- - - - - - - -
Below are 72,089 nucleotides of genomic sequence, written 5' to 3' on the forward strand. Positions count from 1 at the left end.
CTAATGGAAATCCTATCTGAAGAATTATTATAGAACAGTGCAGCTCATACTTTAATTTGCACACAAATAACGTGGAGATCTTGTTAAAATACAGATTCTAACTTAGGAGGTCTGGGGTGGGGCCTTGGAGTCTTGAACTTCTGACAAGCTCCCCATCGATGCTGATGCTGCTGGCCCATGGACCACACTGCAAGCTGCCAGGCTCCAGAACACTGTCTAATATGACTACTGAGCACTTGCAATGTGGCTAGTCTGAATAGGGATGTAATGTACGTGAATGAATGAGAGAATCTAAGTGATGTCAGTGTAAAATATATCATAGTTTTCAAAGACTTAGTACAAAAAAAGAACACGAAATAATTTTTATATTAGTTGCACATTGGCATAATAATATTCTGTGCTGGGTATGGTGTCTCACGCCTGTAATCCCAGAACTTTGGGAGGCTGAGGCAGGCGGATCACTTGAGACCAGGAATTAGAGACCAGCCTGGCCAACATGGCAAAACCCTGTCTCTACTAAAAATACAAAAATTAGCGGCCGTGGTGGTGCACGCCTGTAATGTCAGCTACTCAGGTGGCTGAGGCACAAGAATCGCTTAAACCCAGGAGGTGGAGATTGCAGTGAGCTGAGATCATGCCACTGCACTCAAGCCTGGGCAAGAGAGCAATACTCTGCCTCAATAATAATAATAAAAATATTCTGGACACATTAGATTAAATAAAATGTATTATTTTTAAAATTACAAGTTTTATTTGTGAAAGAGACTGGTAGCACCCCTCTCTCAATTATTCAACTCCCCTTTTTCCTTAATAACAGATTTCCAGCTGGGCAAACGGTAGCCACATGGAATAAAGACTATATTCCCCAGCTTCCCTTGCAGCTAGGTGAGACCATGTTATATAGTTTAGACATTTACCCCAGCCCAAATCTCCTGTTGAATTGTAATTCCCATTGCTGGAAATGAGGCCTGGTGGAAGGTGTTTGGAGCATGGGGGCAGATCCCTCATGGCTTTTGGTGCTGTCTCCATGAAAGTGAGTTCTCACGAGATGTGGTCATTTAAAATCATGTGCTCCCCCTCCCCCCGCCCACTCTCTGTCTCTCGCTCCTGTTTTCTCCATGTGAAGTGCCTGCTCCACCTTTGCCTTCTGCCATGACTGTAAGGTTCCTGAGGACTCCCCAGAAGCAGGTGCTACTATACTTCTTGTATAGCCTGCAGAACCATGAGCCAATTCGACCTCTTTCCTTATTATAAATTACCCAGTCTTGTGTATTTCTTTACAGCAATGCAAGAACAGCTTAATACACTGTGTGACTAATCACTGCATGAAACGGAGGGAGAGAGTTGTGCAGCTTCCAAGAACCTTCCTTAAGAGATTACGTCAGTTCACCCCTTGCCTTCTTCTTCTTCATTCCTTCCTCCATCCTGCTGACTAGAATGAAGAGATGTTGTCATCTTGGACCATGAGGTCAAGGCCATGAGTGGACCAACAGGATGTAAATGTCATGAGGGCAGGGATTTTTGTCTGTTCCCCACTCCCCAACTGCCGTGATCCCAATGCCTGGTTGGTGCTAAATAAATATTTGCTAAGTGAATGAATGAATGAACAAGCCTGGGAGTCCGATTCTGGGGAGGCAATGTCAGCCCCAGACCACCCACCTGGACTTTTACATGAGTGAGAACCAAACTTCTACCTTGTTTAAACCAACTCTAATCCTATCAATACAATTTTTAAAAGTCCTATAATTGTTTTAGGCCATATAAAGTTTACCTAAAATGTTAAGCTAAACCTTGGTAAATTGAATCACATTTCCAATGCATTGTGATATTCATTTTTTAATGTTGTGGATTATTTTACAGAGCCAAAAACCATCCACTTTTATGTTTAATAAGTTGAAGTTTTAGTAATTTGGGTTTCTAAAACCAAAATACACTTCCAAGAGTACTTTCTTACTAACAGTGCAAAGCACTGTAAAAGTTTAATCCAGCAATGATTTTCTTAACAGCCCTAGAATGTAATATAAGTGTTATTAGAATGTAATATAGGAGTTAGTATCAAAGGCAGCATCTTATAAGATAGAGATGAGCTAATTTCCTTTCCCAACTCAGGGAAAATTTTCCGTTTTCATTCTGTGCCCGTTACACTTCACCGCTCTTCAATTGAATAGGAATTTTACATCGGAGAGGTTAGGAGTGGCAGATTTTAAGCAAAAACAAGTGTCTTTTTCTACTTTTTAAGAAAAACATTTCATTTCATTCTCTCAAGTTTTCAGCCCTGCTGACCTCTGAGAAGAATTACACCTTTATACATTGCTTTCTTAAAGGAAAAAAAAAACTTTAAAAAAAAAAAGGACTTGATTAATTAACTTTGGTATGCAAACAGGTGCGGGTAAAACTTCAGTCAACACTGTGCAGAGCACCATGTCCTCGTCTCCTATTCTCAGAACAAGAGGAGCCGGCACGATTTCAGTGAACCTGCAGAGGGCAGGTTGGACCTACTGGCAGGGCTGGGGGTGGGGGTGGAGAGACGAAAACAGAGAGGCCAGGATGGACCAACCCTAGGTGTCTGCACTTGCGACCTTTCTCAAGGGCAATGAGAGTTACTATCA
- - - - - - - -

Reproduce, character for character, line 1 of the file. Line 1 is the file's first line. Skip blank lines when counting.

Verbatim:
Below are 72,089 nucleotides of genomic sequence, written 5' to 3' on the forward strand. Positions count from 1 at the left end.